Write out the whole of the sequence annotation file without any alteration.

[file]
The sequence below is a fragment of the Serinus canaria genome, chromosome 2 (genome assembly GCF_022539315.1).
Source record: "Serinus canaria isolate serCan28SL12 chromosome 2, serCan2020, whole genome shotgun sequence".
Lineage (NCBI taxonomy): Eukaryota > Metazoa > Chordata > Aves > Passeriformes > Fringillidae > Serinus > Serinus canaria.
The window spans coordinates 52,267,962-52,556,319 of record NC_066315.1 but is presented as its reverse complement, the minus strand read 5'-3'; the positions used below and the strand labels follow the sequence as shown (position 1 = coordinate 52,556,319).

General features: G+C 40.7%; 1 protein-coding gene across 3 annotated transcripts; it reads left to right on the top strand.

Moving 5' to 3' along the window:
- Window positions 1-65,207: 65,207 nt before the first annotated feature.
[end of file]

The sequence below is a fragment of the Serinus canaria genome, chromosome 2 (genome assembly GCF_022539315.1).
Source record: "Serinus canaria isolate serCan28SL12 chromosome 2, serCan2020, whole genome shotgun sequence".
Lineage (NCBI taxonomy): Eukaryota > Metazoa > Chordata > Aves > Passeriformes > Fringillidae > Serinus > Serinus canaria.
The window spans coordinates 52,267,962-52,556,319 of record NC_066315.1 but is presented as its reverse complement, the minus strand read 5'-3'; the positions used below and the strand labels follow the sequence as shown (position 1 = coordinate 52,556,319).

General features: G+C 40.7%; 1 protein-coding gene across 3 annotated transcripts; it reads left to right on the top strand.

Moving 5' to 3' along the window:
- Window positions 1-65,207: 65,207 nt before the first annotated feature.